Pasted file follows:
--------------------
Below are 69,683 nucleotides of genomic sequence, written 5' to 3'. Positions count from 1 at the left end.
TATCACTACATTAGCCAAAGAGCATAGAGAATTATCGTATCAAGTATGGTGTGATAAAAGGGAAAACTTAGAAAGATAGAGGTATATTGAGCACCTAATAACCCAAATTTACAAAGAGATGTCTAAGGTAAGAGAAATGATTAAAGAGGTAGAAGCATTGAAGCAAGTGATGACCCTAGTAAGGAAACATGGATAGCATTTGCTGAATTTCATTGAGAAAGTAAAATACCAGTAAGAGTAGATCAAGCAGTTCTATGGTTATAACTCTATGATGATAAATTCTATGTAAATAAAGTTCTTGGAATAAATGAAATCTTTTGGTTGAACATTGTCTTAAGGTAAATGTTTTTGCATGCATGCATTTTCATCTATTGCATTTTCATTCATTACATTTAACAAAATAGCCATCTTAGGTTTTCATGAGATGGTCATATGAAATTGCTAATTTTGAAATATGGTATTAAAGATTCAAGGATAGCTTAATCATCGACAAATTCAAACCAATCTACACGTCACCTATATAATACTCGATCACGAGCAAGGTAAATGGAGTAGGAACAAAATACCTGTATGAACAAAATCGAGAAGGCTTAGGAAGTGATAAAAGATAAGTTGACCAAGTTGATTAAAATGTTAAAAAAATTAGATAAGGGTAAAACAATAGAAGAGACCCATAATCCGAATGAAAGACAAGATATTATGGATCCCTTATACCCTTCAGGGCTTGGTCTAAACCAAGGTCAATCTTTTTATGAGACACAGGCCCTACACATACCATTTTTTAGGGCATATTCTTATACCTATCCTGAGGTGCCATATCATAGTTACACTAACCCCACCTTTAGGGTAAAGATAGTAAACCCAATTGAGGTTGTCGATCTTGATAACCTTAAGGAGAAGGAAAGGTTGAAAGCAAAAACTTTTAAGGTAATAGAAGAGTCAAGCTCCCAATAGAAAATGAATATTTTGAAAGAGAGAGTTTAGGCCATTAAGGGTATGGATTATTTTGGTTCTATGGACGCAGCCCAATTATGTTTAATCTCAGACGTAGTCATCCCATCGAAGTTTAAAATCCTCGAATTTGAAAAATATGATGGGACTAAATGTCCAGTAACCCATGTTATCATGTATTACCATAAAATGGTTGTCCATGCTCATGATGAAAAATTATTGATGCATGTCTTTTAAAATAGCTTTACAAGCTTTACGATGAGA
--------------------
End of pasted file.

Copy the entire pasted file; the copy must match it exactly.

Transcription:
Below are 69,683 nucleotides of genomic sequence, written 5' to 3'. Positions count from 1 at the left end.
TATCACTACATTAGCCAAAGAGCATAGAGAATTATCGTATCAAGTATGGTGTGATAAAAGGGAAAACTTAGAAAGATAGAGGTATATTGAGCACCTAATAACCCAAATTTACAAAGAGATGTCTAAGGTAAGAGAAATGATTAAAGAGGTAGAAGCATTGAAGCAAGTGATGACCCTAGTAAGGAAACATGGATAGCATTTGCTGAATTTCATTGAGAAAGTAAAATACCAGTAAGAGTAGATCAAGCAGTTCTATGGTTATAACTCTATGATGATAAATTCTATGTAAATAAAGTTCTTGGAATAAATGAAATCTTTTGGTTGAACATTGTCTTAAGGTAAATGTTTTTGCATGCATGCATTTTCATCTATTGCATTTTCATTCATTACATTTAACAAAATAGCCATCTTAGGTTTTCATGAGATGGTCATATGAAATTGCTAATTTTGAAATATGGTATTAAAGATTCAAGGATAGCTTAATCATCGACAAATTCAAACCAATCTACACGTCACCTATATAATACTCGATCACGAGCAAGGTAAATGGAGTAGGAACAAAATACCTGTATGAACAAAATCGAGAAGGCTTAGGAAGTGATAAAAGATAAGTTGACCAAGTTGATTAAAATGTTAAAAAAATTAGATAAGGGTAAAACAATAGAAGAGACCCATAATCCGAATGAAAGACAAGATATTATGGATCCCTTATACCCTTCAGGGCTTGGTCTAAACCAAGGTCAATCTTTTTATGAGACACAGGCCCTACACATACCATTTTTTAGGGCATATTCTTATACCTATCCTGAGGTGCCATATCATAGTTACACTAACCCCACCTTTAGGGTAAAGATAGTAAACCCAATTGAGGTTGTCGATCTTGATAACCTTAAGGAGAAGGAAAGGTTGAAAGCAAAAACTTTTAAGGTAATAGAAGAGTCAAGCTCCCAATAGAAAATGAATATTTTGAAAGAGAGAGTTTAGGCCATTAAGGGTATGGATTATTTTGGTTCTATGGACGCAGCCCAATTATGTTTAATCTCAGACGTAGTCATCCCATCGAAGTTTAAAATCCTCGAATTTGAAAAATATGATGGGACTAAATGTCCAGTAACCCATGTTATCATGTATTACCATAAAATGGTTGTCCATGCTCATGATGAAAAATTATTGATGCATGTCTTTTAAAATAGCTTTACAAGCTTTACGATGAGA